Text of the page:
Investors in natural gas exploration and production company Ultra Petroleum's (NASDAQ:UPL) have had a rough couple of years. These investors once basked in the natural gas-fueled rally that saw Ultra's shares soar more than 6,000% from 2001 to 2008. Many of those same investors were later badly burned as natural gas prices collapsed, sending the company's shares down nearly 80% since hitting its peak in the summer of 2008.
Some of those same investors are now betting against the company. With the price of natural gas stuck below $4, these investors see continued tough times for the company. At last count, short interest stood at 13.8%. But should investors really be hating this natural gas company?
Why it's hated
Few companies are more levered to natural gas than Ultra Petroleum. While many of its peers are now focusing on oil and liquids plays, Ultra's focus continues be on developing its long-life natural gas reserves in the Pinedale and Jonah fields as well as continuing the exploration of the Marcellus shale. Investors shorting the stock don't believe this is the right path, given the continued low price of natural gas.
It also didn't help that it's exploration in Colorado's Denver-Julesburg Basin has been a disappointment. According to CEO Michael Watford: "Although our core and log data indicate the presence of oil in the rocks, the petroleum system is immature, under-pressured, and not commercial. ... We'll continue to monitor industry activity in the region but have no immediate plans for additional exploration in the area." The company built up 139,000 acres in the play and will now turn its exploration capital elsewhere.
The final concern here is the company's debt. At just under $2 billion, that's still a lot of debt for a company with a market capitalization of about $3 billion. A further concern here is that until recently, the company was outspending its income. While the company has pulled back the reins on its spending and is now cash flow-positive, investors see a company that lacks flexibility in the face of depressed natural gas prices.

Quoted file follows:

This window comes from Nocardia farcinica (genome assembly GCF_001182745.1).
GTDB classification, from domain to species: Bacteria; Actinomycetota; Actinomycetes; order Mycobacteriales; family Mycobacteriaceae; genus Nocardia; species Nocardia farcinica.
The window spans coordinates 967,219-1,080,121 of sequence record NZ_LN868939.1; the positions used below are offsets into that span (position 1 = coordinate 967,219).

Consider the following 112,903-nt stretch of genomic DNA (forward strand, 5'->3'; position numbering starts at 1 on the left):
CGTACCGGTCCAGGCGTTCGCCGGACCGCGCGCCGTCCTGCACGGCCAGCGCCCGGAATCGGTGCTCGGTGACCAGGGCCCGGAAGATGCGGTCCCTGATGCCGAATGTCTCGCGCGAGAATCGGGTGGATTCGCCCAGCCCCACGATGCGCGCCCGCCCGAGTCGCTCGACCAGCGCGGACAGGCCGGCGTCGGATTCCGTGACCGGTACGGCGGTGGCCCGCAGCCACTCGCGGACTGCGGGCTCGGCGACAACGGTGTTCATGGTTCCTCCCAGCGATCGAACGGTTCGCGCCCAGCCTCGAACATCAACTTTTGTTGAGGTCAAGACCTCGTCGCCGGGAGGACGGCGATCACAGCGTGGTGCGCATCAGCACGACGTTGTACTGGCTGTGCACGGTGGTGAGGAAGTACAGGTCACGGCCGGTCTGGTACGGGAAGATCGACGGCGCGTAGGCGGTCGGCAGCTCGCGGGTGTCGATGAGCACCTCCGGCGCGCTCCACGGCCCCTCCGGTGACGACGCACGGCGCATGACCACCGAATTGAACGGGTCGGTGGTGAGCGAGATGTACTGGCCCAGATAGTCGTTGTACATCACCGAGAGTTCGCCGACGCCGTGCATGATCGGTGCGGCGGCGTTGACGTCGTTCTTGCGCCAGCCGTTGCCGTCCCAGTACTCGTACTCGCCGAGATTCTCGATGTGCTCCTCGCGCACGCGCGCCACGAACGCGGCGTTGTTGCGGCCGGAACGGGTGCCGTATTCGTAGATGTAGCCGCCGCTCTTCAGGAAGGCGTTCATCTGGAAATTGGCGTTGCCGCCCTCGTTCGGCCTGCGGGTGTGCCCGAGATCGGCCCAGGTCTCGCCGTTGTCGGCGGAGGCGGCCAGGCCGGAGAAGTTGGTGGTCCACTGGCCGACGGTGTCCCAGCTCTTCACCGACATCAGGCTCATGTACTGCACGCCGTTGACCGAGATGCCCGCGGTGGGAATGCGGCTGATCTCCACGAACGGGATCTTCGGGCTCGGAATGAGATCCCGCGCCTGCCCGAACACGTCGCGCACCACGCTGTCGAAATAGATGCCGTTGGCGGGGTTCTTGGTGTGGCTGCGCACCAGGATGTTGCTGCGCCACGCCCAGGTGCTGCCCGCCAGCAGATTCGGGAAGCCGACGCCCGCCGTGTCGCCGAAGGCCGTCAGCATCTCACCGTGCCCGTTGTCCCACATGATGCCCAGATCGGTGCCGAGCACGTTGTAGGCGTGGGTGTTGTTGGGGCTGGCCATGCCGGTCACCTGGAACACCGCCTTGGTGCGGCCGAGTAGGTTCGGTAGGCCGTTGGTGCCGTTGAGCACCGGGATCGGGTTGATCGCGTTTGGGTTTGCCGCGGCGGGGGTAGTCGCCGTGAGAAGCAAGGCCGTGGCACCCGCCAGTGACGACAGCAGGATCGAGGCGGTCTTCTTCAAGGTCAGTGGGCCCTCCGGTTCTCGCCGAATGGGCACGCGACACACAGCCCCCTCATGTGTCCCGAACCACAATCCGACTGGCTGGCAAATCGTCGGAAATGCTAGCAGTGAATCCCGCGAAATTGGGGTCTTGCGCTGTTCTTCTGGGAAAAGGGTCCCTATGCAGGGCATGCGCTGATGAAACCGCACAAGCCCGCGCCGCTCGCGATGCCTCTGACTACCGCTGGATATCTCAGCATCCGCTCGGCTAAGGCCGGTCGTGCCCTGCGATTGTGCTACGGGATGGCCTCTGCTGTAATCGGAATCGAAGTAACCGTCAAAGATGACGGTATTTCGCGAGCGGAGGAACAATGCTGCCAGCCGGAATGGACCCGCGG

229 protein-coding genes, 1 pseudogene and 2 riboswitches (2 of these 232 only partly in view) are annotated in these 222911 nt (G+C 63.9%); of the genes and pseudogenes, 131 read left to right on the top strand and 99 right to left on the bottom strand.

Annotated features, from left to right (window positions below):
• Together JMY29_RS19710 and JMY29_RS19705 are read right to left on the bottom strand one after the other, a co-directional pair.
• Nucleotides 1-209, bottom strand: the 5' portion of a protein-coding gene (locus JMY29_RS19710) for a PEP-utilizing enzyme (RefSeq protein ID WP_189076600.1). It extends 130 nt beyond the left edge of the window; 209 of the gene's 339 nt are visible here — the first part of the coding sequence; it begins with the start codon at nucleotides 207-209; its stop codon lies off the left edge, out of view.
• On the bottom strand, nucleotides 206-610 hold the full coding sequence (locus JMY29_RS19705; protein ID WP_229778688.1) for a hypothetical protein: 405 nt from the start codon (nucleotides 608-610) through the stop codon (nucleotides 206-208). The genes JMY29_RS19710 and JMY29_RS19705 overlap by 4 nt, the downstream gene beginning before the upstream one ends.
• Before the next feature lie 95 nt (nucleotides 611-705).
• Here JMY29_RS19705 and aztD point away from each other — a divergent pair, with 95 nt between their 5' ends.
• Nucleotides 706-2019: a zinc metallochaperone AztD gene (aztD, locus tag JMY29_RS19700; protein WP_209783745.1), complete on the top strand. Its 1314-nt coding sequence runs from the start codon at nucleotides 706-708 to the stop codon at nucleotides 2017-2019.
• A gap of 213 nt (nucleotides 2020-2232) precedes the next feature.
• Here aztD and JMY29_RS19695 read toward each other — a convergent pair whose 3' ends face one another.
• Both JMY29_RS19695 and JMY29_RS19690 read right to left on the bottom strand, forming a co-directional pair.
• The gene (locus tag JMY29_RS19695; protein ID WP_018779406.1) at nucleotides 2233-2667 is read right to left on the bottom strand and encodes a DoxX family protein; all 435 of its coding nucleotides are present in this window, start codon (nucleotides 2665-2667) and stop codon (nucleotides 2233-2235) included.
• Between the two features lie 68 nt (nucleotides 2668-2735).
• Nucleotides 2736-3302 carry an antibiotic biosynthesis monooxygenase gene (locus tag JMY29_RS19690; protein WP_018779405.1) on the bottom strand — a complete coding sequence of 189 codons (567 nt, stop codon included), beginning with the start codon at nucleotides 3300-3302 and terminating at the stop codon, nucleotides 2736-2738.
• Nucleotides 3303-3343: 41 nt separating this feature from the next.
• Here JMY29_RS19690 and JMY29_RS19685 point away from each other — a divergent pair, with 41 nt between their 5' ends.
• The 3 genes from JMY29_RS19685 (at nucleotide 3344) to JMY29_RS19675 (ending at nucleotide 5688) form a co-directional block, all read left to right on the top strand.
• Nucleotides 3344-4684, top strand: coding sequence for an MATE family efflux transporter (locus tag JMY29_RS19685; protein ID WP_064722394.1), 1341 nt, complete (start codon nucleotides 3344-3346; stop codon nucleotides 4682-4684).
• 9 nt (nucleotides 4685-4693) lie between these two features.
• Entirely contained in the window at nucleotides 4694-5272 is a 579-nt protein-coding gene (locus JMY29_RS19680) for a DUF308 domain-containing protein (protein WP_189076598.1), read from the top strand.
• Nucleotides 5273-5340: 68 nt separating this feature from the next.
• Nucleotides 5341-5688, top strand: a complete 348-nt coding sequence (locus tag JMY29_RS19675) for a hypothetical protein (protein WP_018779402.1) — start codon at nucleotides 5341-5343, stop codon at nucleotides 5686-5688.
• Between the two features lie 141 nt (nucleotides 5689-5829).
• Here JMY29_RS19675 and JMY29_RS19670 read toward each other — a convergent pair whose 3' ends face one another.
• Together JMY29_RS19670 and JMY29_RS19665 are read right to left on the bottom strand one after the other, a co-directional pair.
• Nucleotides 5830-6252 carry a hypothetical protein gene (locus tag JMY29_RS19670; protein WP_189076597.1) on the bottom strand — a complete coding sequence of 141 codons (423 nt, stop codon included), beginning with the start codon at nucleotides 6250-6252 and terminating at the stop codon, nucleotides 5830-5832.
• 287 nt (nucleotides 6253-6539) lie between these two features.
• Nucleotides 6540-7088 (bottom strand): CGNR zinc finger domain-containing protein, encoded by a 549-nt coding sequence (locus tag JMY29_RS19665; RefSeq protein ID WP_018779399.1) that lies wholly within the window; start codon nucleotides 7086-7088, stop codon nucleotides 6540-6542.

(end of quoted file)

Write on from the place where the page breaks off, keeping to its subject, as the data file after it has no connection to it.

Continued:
Why it should be loved
The good news, though, is that Ultra is one of the lowest-cost producers of natural gas. The company breaks even at $3 gas, whereas many of its competitors need gas to be north of $6 to turn a profit. With its costs so low, it can drill for gas when its peers can't. Further, Ultra estimates that it has 17 trillion cubic feet equivalent of future reserves on 4,600 future drilling locations.
Some of its most promising acres are in the Marcellus shale, where it has very strong partners in Anadarko Petroleum (NYSE:APC) and Royal Dutch Shell (NYSE:RDS-A) to help it along the way. While partnering can be a blessing and a curse, in this case we're talking about world-class partners. In the short-term, though, the company won't be doing much work with either company as its Shell venture in the Marcellus will have only one rig running this year, while its Anadarko venture has no activity planned for the year ahead. However, longer term, the company sees the potential for 1,700 net wells, with the potential to produce 7.4 trillion cubic feet equivalent of natural gas.
Another interesting asset for Ultra is its position in the Jonah Field. Ultra has more than 1,700 wells on 2,000 gross acres in the field, which produces 700 million cubic feet of natural gas per day. For some perspective on how prolific these assets are, last year LINN Energy (NASDAQ:LINE) bought 750 wells on 12,500 net acres in the play for about $1 billion. LINN's production is 145 million cubic feet equivalent per day. As you can see, Ultra has a great position in that field.
My Foolish take
There are two key takeaways here on Ultra Petroleum. First, the company is now living within its cash flow to grow its production. Combine that with its low-cost production, and you have the fuel for a company that could rocket higher once natural gas prices improve. Given the lack of natural gas drilling and its increased usage for transportation and electrical generation, I can see reasons for its price to head higher over the longer term. That's why I wouldn't be short this stock: It could really burn investors on a rebound.
Fool contributor Matt DiLallo owns shares of Linn Energy. The Motley Fool recommends Clean Energy Fuels and Ultra Petroleum, owns shares of Ultra Petroleum, and has options on Ultra Petroleum. Try any of our Foolish newsletter services free for 30 days. We Fools don't all hold the same opinions, but we all believe that considering a diverse range of insights makes us better investors. The Motley Fool has a disclosure policy.